The Securities and Exchange Commission looks like it is abandoning a rule that would have raised the Form 13F threshold for lare investors. The proposed change, which we first highlighted months ago, would have been a major blow for hedge fund transparency and would have reduced the amount of holdings that fund managers would have to disclose to the public.
Now, some within the SEC have been informed that the proposed rule change "is dead", according to Bloomberg.
As the proposed change got closer, even the two largest lobbying groups for hedge funds questioned whether or not the amount saved by hedge funds in compliance costs due to the new rule was worth it. The SEC's decision was further swayed by an onslaught of public comments from hedge funds.
James Angel, a finance professor at Georgetown University, said: “This shows the value of the public comment process. More people should monitor what our regulators are proposing and submit comments. The SEC is a political agency, and they do pay attention to public opinion.”
The SEC responded: “It remains clear that the current threshold is outdated. The comments received illustrate that the form is being used in ways that were not originally anticipated when the form was adopted. We are focused on examining these important issues before we move forward with determining the appropriate threshold.”
All told, the SEC received 2,238 letters opposing the rule change and 24 letters in favor of it. Despite 90% of fund managers no longer having to file 13F's, more than 90% of U.S. stock holdings would still need to be publicly disclosed due to funds with $3.5 billion in equities owning a majority of stocks.
Recall, back in July of this summer, we first noted that the SEC was proposing the change when, in a press release they wrote that they were considering amending Form 13F to update a reporting threshold for institutional investors to a new standard that would all but eliminate the point of the filings to begin with.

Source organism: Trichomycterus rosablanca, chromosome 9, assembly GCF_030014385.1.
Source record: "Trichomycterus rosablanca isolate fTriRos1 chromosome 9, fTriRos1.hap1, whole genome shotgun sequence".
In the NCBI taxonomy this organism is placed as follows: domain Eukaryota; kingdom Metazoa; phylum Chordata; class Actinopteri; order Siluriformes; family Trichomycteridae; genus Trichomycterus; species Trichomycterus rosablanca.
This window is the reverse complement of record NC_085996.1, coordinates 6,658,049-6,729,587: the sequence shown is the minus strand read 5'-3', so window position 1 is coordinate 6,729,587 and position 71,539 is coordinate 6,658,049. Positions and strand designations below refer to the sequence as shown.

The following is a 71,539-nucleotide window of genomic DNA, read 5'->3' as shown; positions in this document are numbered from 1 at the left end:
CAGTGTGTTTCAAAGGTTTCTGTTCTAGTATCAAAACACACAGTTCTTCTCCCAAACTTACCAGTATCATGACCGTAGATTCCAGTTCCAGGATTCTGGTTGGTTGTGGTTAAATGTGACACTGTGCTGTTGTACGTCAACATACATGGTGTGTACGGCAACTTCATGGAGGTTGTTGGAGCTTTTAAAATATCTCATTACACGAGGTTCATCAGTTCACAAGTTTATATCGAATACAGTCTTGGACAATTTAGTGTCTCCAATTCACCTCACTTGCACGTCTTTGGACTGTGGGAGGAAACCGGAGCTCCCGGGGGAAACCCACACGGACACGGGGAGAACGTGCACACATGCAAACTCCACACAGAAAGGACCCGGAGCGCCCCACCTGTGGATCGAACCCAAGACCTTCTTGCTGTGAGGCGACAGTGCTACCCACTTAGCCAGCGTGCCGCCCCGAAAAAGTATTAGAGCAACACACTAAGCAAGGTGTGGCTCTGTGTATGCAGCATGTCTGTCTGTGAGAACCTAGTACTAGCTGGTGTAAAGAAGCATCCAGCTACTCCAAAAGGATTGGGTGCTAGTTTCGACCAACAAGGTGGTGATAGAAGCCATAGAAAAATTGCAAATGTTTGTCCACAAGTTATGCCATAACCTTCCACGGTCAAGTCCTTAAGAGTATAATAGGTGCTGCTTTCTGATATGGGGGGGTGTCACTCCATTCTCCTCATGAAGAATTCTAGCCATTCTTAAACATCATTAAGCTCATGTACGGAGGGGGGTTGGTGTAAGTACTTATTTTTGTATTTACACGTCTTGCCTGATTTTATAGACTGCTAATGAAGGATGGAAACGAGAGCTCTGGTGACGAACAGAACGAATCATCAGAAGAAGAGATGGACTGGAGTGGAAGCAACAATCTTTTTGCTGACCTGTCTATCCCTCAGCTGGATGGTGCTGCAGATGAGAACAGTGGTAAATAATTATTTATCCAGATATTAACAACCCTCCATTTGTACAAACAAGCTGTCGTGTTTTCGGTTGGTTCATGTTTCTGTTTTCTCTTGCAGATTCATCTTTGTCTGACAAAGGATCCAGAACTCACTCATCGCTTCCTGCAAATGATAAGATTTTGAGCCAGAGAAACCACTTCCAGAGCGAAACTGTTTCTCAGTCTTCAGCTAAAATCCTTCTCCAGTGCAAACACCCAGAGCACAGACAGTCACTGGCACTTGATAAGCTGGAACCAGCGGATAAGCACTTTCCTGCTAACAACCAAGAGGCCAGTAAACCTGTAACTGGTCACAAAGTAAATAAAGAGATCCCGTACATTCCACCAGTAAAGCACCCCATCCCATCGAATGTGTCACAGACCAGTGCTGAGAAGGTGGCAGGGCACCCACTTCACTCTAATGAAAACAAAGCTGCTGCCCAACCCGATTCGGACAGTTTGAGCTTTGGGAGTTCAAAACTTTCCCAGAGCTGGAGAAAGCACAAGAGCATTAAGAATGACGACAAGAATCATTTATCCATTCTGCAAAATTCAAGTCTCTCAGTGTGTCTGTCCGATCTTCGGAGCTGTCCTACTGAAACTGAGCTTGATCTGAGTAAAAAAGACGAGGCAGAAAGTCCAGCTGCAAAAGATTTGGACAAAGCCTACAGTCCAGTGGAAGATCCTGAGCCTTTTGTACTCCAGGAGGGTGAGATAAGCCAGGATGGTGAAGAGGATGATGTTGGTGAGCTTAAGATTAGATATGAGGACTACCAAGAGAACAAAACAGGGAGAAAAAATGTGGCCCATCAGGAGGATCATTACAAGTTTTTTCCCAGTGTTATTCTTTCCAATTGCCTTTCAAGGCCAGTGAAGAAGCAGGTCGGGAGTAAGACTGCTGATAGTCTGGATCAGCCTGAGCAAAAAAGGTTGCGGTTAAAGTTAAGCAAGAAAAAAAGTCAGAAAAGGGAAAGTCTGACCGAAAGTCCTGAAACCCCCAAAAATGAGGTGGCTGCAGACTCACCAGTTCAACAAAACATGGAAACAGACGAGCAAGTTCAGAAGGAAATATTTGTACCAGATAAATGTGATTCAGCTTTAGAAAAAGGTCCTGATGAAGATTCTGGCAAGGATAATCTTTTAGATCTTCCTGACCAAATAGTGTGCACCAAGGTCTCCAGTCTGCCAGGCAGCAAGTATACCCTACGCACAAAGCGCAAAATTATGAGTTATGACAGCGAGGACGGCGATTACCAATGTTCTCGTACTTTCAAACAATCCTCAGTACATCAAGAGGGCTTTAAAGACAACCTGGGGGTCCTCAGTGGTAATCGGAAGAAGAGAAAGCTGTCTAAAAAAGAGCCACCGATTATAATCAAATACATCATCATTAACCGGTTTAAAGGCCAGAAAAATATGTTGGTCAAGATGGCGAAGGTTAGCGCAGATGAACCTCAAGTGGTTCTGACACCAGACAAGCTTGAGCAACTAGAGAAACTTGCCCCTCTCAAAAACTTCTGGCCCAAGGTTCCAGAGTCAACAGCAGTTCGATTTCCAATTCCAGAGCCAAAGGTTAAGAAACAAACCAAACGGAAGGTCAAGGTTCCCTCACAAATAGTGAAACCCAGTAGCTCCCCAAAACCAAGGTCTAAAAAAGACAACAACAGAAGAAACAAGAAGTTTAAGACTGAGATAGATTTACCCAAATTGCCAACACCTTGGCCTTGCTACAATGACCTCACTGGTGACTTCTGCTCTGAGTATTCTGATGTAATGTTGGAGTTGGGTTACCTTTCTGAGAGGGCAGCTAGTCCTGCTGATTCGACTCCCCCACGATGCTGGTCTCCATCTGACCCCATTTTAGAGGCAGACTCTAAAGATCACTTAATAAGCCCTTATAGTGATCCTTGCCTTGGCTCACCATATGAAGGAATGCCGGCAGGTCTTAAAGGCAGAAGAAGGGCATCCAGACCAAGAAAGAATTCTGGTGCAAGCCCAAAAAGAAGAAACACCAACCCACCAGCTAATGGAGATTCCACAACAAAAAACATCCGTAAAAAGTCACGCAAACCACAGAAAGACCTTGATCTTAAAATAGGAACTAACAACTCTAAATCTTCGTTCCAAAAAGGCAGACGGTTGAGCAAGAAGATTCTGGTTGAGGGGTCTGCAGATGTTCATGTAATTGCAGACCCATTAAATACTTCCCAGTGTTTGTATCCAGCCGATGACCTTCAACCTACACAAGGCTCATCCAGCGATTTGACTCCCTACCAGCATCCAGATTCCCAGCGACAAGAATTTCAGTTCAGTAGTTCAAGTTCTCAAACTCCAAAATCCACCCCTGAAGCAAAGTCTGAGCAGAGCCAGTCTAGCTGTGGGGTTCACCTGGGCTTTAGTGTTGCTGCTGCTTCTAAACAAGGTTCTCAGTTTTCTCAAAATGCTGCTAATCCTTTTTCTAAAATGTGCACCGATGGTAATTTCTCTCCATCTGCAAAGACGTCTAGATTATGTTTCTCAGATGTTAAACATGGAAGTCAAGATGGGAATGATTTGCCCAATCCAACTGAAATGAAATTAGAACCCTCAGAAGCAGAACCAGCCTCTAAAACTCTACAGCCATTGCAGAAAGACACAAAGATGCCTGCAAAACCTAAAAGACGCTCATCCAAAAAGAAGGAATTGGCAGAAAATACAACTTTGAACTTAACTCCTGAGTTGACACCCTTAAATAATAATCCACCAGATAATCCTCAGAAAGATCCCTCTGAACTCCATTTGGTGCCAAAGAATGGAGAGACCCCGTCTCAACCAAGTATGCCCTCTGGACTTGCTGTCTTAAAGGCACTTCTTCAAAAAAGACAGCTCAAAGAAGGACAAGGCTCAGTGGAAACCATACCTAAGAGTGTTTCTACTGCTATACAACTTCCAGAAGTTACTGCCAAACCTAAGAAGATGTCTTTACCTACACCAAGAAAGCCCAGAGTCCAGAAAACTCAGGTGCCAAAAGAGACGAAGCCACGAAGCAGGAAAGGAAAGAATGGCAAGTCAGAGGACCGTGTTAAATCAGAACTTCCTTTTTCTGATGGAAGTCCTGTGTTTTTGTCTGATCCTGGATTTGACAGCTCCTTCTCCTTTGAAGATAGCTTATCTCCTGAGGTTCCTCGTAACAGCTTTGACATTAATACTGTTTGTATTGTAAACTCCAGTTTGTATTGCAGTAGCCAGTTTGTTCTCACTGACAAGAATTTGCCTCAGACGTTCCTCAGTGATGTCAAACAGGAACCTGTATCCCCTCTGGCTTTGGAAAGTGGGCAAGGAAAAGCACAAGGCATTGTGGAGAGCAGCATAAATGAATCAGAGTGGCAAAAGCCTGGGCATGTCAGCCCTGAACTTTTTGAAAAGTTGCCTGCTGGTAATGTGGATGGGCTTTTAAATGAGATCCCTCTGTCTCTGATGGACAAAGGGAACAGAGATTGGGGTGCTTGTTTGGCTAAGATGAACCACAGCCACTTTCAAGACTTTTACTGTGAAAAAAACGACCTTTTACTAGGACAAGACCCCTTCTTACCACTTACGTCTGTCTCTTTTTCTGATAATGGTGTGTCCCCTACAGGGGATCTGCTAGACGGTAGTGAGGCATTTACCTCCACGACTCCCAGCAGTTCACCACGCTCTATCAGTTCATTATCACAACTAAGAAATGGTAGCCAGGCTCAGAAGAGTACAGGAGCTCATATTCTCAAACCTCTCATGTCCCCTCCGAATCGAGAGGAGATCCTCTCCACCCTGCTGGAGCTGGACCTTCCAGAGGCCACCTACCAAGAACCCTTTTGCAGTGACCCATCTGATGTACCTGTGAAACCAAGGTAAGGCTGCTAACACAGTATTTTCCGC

Form 13F was put into place in 1978 to give transparency about larger institutions and their holdings. The threshold has not been changed for the last 40 years, which prompted Jay Clayon's SEC to attempt to raise the reporting threshold to $3.5 billion.
SEC Chairman Jay Clayton said at the time that the change was to reduce the burden on smaller managers while keeping the same oversight on large positions from the biggest institutional managers.
“Monitoring equity holdings of large institutional investment managers is an important part of our regulation and oversight of the securities markets. Today’s proposal will update, for the first time in over 40 years, the 13F reporting threshold to a level that furthers the statutory goal of enabling the SEC to monitor holdings of larger investment managers while reducing unnecessary burdens on smaller managers,” Clayton said over the summer.
Back then, the agency had estimated that $68 million to $136 million in compliance costs could be saved by smaller managers: "The proposal estimates that, for smaller managers that would no longer file reports on Form 13F under the proposed threshold, these direct compliance costs could range from $15,000 to $30,000 annually per manager, depending on certain factors, resulting in direct compliance cost savings for these managers per year ranging from $68.1 million to $136 million."
The SEC justifies the move by citing the growth in public equities since 1975. "In 1978, when Form 13F was adopted, the threshold for filing the form was set at $100 million, the amount in the underlying statute and representing a certain proportionate market value of U.S. equities," it said.
It continued: "Since then, the overall value of U.S. public corporate equities has grown over 30 times (from $1.1 trillion to $35.6 trillion), and the relative significance of managing $100 million has declined considerably. The Commission and staff have received recommendations to revisit the Form 13F reporting threshold from a variety of sources over the years, including from the Commission’s Office of the Inspector General."
The SEC also admitted at the time that the new rules would retain 90% of the dollar value that is currently being reported: "Today’s proposal would raise the reporting threshold to $3.5 billion, reflecting proportionally the same market value of U.S. equities that $100 million represented in 1975, the time of the statutory directive."